[ RadSafe ] Neutron Generator regulations
JPreisig at aol.com
JPreisig at aol.com
Tue Aug 27 16:06:04 CDT 2013
Don't know much about neutron generator regulations. Perhaps the
gentleman who works for Schlumberger could address the regulation question.
The deuterium on tritium neutron generator produces something like 15
MeV neutrons. The deuterium on
deuterium neutron generator produces something like 2 MeV neutrons. Such
generators are commercially available from Schlumberger or perhaps GE
(Largo, Florida). Other neutron generator manufacturers are sometimes given in
the American Institute of Physics Annual Physics Instrumentation/Supply
Cruise the internet also. Some neutron generators can produce D/D or D/T
reactions. The voltage/Energy
of D/T ions is something like 20 to 50 keV. In 1978, a neutron generator
from Schlumberger cost $5K.
(just the tube, not the other electronics). The books by Segre or Kaplan
on Nuclear Physics should be helpful. For the Health Physics of the
neutrons, see Accelerator Health Physics by Patterson and Thomas or perhaps the
course notes by Cossairt.
A typical tube works as follows. The deuterium or tritium is stored
in a getter/sorber material such as filament made of zirconium or uranium.
A slight voltage is applied to the filament and the D or T gas is
emanated. The gas is D2 or T2 and then usually ionized using a Penning
Ion Arrangement. The ions are then accelerated across the 20 to 50 keV gap,
and the ions crash into a carbon target (possibly backed by a Titanium ???
disk as I recall). The neutrons are produced by D,T collisions. The
neutron generator tube is under vacuum, and has a main cylindrical body made of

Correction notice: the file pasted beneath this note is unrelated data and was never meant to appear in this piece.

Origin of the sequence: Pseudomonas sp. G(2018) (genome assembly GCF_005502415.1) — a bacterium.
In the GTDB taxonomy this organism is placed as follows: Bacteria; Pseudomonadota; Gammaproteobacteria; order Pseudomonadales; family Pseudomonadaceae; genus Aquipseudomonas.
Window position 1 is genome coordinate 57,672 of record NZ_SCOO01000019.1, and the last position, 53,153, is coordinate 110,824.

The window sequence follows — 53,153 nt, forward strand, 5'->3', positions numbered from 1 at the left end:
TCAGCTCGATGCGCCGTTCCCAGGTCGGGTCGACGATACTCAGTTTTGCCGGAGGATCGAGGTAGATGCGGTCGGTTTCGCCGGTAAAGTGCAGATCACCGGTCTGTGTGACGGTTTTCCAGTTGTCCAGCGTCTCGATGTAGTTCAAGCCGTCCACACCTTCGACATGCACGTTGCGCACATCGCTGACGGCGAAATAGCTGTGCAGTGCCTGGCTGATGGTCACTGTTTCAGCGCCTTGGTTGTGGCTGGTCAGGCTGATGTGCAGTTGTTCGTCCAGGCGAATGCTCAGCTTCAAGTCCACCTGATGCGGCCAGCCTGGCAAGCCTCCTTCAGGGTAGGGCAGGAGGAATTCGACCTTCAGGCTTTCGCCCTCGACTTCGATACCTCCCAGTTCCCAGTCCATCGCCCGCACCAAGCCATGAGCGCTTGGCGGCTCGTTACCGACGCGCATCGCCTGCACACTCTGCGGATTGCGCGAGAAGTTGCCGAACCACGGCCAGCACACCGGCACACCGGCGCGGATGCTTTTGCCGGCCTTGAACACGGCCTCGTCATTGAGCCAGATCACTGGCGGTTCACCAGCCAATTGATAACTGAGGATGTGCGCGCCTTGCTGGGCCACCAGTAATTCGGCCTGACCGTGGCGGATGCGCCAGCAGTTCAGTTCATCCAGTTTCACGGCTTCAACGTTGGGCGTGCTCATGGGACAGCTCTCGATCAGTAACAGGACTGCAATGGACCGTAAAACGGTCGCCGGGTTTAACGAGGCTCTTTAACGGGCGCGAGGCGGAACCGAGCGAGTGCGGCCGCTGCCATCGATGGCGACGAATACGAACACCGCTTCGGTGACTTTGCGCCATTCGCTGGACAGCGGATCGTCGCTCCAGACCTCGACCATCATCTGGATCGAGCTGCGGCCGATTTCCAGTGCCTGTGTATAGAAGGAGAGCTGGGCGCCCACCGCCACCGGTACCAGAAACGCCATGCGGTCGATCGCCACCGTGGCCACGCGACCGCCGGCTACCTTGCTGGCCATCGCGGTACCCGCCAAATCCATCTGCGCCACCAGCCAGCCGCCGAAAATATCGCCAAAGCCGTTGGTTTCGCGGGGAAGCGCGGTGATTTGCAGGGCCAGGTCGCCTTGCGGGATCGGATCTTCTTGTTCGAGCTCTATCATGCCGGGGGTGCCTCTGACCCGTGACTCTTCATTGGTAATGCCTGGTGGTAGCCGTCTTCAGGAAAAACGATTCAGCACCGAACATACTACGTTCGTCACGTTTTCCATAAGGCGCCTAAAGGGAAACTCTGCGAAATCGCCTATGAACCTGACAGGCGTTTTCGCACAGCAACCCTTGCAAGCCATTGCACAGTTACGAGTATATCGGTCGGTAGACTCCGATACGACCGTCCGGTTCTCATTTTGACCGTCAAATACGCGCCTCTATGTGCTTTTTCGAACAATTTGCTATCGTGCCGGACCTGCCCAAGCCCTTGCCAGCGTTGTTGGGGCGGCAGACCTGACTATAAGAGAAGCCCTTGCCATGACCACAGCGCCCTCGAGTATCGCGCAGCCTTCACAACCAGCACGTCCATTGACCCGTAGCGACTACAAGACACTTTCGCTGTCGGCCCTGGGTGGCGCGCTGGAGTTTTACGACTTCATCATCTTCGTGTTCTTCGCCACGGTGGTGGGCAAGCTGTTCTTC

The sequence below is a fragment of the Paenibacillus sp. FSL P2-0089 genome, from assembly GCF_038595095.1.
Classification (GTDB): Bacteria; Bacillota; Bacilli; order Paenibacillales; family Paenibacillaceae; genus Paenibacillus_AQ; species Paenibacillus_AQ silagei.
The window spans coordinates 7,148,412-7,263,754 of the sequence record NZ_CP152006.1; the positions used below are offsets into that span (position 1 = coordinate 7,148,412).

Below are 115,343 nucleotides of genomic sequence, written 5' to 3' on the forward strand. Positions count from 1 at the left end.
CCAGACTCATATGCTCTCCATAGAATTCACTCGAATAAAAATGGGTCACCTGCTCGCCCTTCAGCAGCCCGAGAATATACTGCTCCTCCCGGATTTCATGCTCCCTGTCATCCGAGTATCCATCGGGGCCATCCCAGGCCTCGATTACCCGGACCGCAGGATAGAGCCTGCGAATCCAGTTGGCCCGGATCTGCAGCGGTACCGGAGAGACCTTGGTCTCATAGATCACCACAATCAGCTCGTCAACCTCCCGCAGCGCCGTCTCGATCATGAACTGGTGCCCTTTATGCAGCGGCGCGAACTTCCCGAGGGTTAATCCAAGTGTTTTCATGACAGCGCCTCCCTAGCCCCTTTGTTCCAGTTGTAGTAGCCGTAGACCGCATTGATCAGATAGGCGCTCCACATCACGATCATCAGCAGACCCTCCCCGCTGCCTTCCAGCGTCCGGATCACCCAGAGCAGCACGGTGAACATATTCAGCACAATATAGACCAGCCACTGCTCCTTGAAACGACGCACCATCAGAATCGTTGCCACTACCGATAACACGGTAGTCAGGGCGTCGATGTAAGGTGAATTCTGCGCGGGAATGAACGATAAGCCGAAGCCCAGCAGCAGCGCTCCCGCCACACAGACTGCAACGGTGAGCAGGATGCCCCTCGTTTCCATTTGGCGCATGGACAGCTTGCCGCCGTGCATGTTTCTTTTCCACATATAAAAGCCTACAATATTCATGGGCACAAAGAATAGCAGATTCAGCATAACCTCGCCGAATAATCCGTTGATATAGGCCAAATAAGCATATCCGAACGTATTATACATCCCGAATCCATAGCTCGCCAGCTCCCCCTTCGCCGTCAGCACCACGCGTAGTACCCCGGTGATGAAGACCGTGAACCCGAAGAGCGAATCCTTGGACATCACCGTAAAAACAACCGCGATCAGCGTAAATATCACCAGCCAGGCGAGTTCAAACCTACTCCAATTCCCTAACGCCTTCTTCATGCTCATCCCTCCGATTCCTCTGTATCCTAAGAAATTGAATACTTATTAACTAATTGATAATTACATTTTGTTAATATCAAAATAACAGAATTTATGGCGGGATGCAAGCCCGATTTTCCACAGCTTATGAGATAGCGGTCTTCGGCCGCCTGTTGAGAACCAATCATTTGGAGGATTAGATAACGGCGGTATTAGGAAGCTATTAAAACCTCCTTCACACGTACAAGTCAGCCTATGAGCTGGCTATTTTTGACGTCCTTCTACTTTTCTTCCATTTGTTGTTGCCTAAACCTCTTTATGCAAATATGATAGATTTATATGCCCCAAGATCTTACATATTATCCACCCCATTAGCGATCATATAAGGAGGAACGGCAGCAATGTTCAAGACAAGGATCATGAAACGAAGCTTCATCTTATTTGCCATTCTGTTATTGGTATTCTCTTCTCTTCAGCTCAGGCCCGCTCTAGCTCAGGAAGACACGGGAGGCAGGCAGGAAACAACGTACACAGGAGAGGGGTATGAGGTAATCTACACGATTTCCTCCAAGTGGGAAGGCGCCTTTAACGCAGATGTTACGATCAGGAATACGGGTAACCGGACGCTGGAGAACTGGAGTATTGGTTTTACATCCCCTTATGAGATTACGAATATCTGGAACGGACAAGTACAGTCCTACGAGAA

glass, or lately, ceramic.
One can detect the neutrons with a remball, Snoopy, Anderson-Braun,
Long Counter or perhaps even a Bonner Multisphere Spectrometer (if one wants
to see the actual neutron spectrum as a function of energy). I have sent
numerous email posts to Radafe about Bonner Multisphere Spectrometry. One
can analyze the Bonner data using BON4/BON5, or other unfolding codes. Such
neutron unfolding codes are available from RSICC (Radiation Shielding
Information Center, ORNL, Oak Ridge, Tennessee). BON4/BON5 has crappy plotting
software, so you may want to plot the output flux-density data by hand or
with Grapher or another plotting code. LOUHI and MAXED are some other
The neutron generator can give off a fairly large flux density at a
fairly high energy, so the generator tube must be shielded. At Schlumberger
(Princeton Junction, New Jersey USA) there a whole neutron generator test
building. Be careful!!!!
If you are building the neutron generator in a glass cylinder, then it
is useful to connect the glass to Kovar rings which are welded to the rest
of the metal assembly. The Kovar rings are fused to the glass cylinder
using a lathe by a guy with glass-blowing skills. Using ceramic envelopes
might be simpler.
Electronically, the high voltage stage must be isolated from the
filament electronics using insulators (ceramics also???).
Questions, just email me. A schematic of a neutron generator might be
found online. Schlumberger's neutron generator was called a Minitron.
The QC Tech at EMR Photoelctric used to fondly refer to the tubes as a
Bitchitron. (They were hard to make and get through electronic testing.)
These neutron generator tubes go down oilwells in a Sonde along with
gamma/XRay detectors. The neutron generators send out neutrons into the
rocks/soil and the photomultiplier tube detects the returning gamma/XRay
signals (n, gamma or whatever reaction). Nowadays I hear the neutron generators
are part of Measurement While Drilling (MWD not MWD), in which such
measurements are made while the oil well is being drilled.
Regards, Joe Preisig
In a message dated 8/27/2013 4:23:09 P.M. E,astern Daylight Time,
brees at lanl.gov writes:
What are the regulations regarding an electronic neutron generator?
Something like a D-D fusion type. It's possible to make one in a reasonably
well equipped lab, so if someone did, what licensing and use regulations would
Regulations on an x-ray machine are fairly clear (and they're MUCH more
common! - both the machines, and regs!).
I realize that "standard radiation dose limits" would apply, but most of
the regulations I see are associated with the Tritium content of a D-T
generator, is there anything special someone would have to do if they made a D-D
And yes, I realize that if it was done in a DOE facility their rules would
Thanks in advance!
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